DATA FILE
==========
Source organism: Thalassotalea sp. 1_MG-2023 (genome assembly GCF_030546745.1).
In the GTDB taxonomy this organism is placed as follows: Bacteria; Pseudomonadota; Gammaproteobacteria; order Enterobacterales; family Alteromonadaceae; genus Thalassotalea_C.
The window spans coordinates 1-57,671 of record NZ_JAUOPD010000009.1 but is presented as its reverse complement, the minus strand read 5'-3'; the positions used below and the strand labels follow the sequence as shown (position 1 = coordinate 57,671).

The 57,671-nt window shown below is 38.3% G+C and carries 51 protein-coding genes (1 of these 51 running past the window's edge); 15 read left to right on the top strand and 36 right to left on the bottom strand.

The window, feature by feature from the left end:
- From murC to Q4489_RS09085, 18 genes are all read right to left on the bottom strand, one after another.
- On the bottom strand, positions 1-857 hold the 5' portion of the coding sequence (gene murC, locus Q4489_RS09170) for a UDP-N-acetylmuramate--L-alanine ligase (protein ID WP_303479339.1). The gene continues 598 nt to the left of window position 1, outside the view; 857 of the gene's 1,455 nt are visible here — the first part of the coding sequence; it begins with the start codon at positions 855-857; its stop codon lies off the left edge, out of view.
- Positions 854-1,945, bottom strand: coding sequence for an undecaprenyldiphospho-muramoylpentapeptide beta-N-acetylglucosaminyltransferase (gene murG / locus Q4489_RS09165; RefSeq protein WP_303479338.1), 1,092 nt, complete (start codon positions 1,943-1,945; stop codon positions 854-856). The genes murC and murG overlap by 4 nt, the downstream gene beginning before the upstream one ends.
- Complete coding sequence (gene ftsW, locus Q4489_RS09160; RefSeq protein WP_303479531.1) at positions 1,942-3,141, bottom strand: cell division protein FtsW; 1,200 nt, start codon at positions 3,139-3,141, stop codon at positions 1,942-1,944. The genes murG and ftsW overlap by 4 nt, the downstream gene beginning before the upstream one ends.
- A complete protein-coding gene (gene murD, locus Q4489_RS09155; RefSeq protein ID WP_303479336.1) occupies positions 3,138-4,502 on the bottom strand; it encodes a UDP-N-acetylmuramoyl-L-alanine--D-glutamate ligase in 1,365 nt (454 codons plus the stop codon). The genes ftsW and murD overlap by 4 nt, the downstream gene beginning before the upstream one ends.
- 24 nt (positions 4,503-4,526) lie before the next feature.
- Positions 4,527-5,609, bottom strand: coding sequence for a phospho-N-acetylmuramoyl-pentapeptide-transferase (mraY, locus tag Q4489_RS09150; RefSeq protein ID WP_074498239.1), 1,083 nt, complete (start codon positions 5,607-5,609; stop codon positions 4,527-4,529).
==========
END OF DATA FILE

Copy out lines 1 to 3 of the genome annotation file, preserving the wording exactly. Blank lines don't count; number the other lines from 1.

Source organism: Thalassotalea sp. 1_MG-2023 (genome assembly GCF_030546745.1).
In the GTDB taxonomy this organism is placed as follows: Bacteria; Pseudomonadota; Gammaproteobacteria; order Enterobacterales; family Alteromonadaceae; genus Thalassotalea_C.
The window spans coordinates 1-57,671 of record NZ_JAUOPD010000009.1 but is presented as its reverse complement, the minus strand read 5'-3'; the positions used below and the strand labels follow the sequence as shown (position 1 = coordinate 57,671).